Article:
Churches are always at the forefront of development. Various religion-related centres promote building schools, hospitals, vocational skills acquisition centres, farms and cottage industries, and many.
One should also note various scholarships, free books, food, clothes and even shelter. A church wants to ensure that its members live good and faithful lives before they pass away.
However, the modern church slowly abandons old ideals, Vanguard notices and gives several clear examples:
Amuwo Odofin, Lagos, July 6, 2014: A priest at a church offers the congregation to appreciate God with various contributions: N200,000 – special blessing; then N150,000, N100,000 and so on, to N50,000 to N5,000 and below.
At the end of the day, the priest made a general blessing for the entire church. Apparently, nobody came out for N200,000 blessing.
Pastor David Oyedepo of Living Faith Mission (Winners Chapel) owns several private jets, Gulfstream G550, Gulfstream G450, Gulfstream V and LearJet with combined value of $98.3million (N15.9billion).
The General Overseer of RCCG Pastor E.A. Adeboye also owns Gulfstream V private jet. The President of Christian Association of Nigeria, CAN, Ayo Oritsejafor, leased one of his flying machines to cash smugglers for illegal weapons purchase in South Africa.
The Pentecostal churches are in the lead for revenue drive. The income is big, but the programmes to help the poor are not big enough. Well-established churches keep opening private universities. Their fees range from N1.5 million to N3 million per session, so only the wealthy can afford it.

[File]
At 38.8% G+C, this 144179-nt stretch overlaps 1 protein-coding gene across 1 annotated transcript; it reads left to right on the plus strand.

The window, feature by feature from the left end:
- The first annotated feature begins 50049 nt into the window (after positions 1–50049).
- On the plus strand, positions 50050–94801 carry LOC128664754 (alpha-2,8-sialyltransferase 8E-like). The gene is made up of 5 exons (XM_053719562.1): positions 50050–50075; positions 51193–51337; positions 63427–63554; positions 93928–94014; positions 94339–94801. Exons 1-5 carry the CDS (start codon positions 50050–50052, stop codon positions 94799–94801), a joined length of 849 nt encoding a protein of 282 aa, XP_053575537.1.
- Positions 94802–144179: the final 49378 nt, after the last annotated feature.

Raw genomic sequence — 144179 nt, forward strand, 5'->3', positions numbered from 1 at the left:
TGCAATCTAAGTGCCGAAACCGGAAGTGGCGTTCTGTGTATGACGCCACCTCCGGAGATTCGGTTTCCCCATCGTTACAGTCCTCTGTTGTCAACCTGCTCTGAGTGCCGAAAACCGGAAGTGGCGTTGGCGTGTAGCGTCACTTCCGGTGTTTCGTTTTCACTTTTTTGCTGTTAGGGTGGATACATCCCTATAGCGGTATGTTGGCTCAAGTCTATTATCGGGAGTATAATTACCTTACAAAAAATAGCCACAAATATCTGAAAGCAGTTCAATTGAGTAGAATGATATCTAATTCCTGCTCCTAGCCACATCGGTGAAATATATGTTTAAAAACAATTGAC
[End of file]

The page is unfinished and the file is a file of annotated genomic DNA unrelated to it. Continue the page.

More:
At the same time, there are 10 to 80 per cent discounts for children and wards of the university’s staff, children of pastors and some indigent church members.
Dr. Joseph Antyo of the University of Mkar, a private university in Benue State owned by the Evangelical Church of West Africa (ECWA) however believes that poverty issues in Nigeria cannot be solved without participation of churches.
“Churches should see poverty eradication as a part of their mission of evangelisation, since not only spiritual but also material salvation is needed to truly free someone. Some of the money that some churches have should be made available to their members in form of loans and other poverty alleviation measures, and the churches should be able to build on their greatest strengths which are trust and commitment rather than dependency.
“Churches should also motivate their members to work or to help create employment, since the lack of it is probably the greatest bane of Africa today,” he concluded.